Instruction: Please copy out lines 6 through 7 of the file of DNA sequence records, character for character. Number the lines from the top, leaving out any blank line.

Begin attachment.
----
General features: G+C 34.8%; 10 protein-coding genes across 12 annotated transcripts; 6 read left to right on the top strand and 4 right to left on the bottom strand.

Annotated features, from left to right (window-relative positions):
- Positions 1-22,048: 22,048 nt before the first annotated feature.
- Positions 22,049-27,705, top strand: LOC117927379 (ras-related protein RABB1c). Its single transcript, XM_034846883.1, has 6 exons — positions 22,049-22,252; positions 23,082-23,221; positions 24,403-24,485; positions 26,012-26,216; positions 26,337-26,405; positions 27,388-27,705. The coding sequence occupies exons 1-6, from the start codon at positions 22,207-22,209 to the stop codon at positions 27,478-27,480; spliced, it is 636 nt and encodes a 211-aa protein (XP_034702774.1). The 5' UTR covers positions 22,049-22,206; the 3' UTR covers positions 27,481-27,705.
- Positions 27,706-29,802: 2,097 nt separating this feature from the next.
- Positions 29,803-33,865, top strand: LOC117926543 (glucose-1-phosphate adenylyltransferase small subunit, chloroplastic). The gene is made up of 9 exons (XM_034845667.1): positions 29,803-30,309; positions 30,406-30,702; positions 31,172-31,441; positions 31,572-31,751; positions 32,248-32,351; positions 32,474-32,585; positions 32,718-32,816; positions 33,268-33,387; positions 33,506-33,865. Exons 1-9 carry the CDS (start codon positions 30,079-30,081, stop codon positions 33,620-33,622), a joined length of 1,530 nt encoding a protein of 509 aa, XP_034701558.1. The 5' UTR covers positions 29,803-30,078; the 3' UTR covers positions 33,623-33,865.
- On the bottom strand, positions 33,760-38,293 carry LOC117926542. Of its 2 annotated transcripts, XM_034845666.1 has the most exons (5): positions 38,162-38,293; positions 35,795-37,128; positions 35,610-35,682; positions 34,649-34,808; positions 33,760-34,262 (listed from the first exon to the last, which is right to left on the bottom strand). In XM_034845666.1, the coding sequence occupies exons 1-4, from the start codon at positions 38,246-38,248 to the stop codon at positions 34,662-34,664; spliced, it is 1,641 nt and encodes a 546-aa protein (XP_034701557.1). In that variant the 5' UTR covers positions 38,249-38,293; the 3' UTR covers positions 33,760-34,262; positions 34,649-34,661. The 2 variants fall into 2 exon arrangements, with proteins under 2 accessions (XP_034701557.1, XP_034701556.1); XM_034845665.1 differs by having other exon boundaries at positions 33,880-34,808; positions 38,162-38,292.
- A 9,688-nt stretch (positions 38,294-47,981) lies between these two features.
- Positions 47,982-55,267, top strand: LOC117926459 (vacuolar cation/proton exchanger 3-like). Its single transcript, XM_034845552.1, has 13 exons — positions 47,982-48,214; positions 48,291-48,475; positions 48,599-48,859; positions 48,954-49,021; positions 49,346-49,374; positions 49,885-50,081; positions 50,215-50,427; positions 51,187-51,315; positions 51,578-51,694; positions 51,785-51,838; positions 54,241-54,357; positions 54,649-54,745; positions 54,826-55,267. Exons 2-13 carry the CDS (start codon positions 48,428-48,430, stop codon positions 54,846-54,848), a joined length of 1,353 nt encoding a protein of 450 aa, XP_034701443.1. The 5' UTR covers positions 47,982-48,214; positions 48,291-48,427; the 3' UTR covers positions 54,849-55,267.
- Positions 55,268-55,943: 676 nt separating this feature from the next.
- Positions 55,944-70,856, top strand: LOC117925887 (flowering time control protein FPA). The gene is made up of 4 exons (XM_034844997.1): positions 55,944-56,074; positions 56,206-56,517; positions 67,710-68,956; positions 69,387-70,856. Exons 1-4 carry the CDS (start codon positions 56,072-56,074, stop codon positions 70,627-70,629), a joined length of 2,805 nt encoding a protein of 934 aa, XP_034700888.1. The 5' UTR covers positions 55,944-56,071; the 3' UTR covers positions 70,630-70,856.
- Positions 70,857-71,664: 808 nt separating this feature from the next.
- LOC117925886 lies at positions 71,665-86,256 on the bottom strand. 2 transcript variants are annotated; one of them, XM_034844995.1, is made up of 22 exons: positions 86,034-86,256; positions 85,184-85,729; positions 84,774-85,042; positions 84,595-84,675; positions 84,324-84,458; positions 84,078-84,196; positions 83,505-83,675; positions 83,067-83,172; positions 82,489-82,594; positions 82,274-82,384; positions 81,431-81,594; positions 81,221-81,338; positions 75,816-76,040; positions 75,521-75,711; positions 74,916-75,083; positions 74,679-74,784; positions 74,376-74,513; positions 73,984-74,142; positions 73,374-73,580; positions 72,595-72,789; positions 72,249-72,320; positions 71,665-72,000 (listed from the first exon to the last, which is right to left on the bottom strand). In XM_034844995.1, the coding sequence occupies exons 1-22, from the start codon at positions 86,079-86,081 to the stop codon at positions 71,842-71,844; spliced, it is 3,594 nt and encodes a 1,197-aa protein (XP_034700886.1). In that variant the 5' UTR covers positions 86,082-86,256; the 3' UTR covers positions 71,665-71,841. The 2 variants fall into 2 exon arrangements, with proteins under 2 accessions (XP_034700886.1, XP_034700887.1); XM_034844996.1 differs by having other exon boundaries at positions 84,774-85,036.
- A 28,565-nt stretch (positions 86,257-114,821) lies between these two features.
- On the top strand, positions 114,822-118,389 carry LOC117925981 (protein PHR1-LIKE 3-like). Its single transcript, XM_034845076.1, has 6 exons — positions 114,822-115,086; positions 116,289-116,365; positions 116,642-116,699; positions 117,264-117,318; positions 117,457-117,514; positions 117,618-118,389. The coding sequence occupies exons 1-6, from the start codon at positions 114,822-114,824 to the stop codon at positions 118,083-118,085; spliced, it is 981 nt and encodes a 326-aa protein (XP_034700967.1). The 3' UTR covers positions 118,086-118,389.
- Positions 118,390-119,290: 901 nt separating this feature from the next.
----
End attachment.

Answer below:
- Positions 29,803-33,865, top strand: LOC117926543 (glucose-1-phosphate adenylyltransferase small subunit, chloroplastic). The gene is made up of 9 exons (XM_034845667.1): positions 29,803-30,309; positions 30,406-30,702; positions 31,172-31,441; positions 31,572-31,751; positions 32,248-32,351; positions 32,474-32,585; positions 32,718-32,816; positions 33,268-33,387; positions 33,506-33,865. Exons 1-9 carry the CDS (start codon positions 30,079-30,081, stop codon positions 33,620-33,622), a joined length of 1,530 nt encoding a protein of 509 aa, XP_034701558.1. The 5' UTR covers positions 29,803-30,078; the 3' UTR covers positions 33,623-33,865.
- On the bottom strand, positions 33,760-38,293 carry LOC117926542. Of its 2 annotated transcripts, XM_034845666.1 has the most exons (5): positions 38,162-38,293; positions 35,795-37,128; positions 35,610-35,682; positions 34,649-34,808; positions 33,760-34,262 (listed from the first exon to the last, which is right to left on the bottom strand). In XM_034845666.1, the coding sequence occupies exons 1-4, from the start codon at positions 38,246-38,248 to the stop codon at positions 34,662-34,664; spliced, it is 1,641 nt and encodes a 546-aa protein (XP_034701557.1). In that variant the 5' UTR covers positions 38,249-38,293; the 3' UTR covers positions 33,760-34,262; positions 34,649-34,661. The 2 variants fall into 2 exon arrangements, with proteins under 2 accessions (XP_034701557.1, XP_034701556.1); XM_034845665.1 differs by having other exon boundaries at positions 33,880-34,808; positions 38,162-38,292.